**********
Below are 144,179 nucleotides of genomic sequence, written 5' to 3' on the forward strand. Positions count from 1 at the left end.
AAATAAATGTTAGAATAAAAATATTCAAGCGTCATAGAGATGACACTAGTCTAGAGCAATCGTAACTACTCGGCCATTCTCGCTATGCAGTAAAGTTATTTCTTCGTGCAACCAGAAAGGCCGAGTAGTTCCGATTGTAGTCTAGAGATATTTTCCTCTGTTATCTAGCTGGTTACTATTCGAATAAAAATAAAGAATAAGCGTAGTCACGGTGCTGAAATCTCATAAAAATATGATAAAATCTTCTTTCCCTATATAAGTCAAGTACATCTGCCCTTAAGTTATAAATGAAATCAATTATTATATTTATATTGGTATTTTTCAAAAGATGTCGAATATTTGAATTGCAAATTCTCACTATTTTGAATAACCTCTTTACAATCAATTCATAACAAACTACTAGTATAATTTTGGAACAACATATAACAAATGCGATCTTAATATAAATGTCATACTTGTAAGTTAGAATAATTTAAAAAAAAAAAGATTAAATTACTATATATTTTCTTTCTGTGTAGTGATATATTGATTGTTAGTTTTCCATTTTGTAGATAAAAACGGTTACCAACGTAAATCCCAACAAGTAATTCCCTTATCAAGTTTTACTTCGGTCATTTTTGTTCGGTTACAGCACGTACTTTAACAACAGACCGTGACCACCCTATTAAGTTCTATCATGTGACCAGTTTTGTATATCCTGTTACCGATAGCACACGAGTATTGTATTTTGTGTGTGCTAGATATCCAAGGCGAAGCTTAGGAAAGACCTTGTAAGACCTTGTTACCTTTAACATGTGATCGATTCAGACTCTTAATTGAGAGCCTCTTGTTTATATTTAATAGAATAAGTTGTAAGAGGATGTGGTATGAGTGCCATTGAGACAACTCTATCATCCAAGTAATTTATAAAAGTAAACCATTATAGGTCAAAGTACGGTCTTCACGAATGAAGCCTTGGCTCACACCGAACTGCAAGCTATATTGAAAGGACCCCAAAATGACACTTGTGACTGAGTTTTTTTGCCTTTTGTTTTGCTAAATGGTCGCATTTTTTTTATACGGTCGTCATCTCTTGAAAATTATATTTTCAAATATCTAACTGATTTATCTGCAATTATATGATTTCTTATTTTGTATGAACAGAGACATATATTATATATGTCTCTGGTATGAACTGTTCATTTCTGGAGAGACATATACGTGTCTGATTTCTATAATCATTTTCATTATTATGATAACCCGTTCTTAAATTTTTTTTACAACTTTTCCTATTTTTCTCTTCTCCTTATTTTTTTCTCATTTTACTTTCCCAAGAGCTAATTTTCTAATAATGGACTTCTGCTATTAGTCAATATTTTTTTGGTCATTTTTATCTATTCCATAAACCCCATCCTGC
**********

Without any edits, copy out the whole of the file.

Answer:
Below are 144,179 nucleotides of genomic sequence, written 5' to 3' on the forward strand. Positions count from 1 at the left end.
AAATAAATGTTAGAATAAAAATATTCAAGCGTCATAGAGATGACACTAGTCTAGAGCAATCGTAACTACTCGGCCATTCTCGCTATGCAGTAAAGTTATTTCTTCGTGCAACCAGAAAGGCCGAGTAGTTCCGATTGTAGTCTAGAGATATTTTCCTCTGTTATCTAGCTGGTTACTATTCGAATAAAAATAAAGAATAAGCGTAGTCACGGTGCTGAAATCTCATAAAAATATGATAAAATCTTCTTTCCCTATATAAGTCAAGTACATCTGCCCTTAAGTTATAAATGAAATCAATTATTATATTTATATTGGTATTTTTCAAAAGATGTCGAATATTTGAATTGCAAATTCTCACTATTTTGAATAACCTCTTTACAATCAATTCATAACAAACTACTAGTATAATTTTGGAACAACATATAACAAATGCGATCTTAATATAAATGTCATACTTGTAAGTTAGAATAATTTAAAAAAAAAAAGATTAAATTACTATATATTTTCTTTCTGTGTAGTGATATATTGATTGTTAGTTTTCCATTTTGTAGATAAAAACGGTTACCAACGTAAATCCCAACAAGTAATTCCCTTATCAAGTTTTACTTCGGTCATTTTTGTTCGGTTACAGCACGTACTTTAACAACAGACCGTGACCACCCTATTAAGTTCTATCATGTGACCAGTTTTGTATATCCTGTTACCGATAGCACACGAGTATTGTATTTTGTGTGTGCTAGATATCCAAGGCGAAGCTTAGGAAAGACCTTGTAAGACCTTGTTACCTTTAACATGTGATCGATTCAGACTCTTAATTGAGAGCCTCTTGTTTATATTTAATAGAATAAGTTGTAAGAGGATGTGGTATGAGTGCCATTGAGACAACTCTATCATCCAAGTAATTTATAAAAGTAAACCATTATAGGTCAAAGTACGGTCTTCACGAATGAAGCCTTGGCTCACACCGAACTGCAAGCTATATTGAAAGGACCCCAAAATGACACTTGTGACTGAGTTTTTTTGCCTTTTGTTTTGCTAAATGGTCGCATTTTTTTTATACGGTCGTCATCTCTTGAAAATTATATTTTCAAATATCTAACTGATTTATCTGCAATTATATGATTTCTTATTTTGTATGAACAGAGACATATATTATATATGTCTCTGGTATGAACTGTTCATTTCTGGAGAGACATATACGTGTCTGATTTCTATAATCATTTTCATTATTATGATAACCCGTTCTTAAATTTTTTTTACAACTTTTCCTATTTTTCTCTTCTCCTTATTTTTTTCTCATTTTACTTTCCCAAGAGCTAATTTTCTAATAATGGACTTCTGCTATTAGTCAATATTTTTTTGGTCATTTTTATCTATTCCATAAACCCCATCCTGC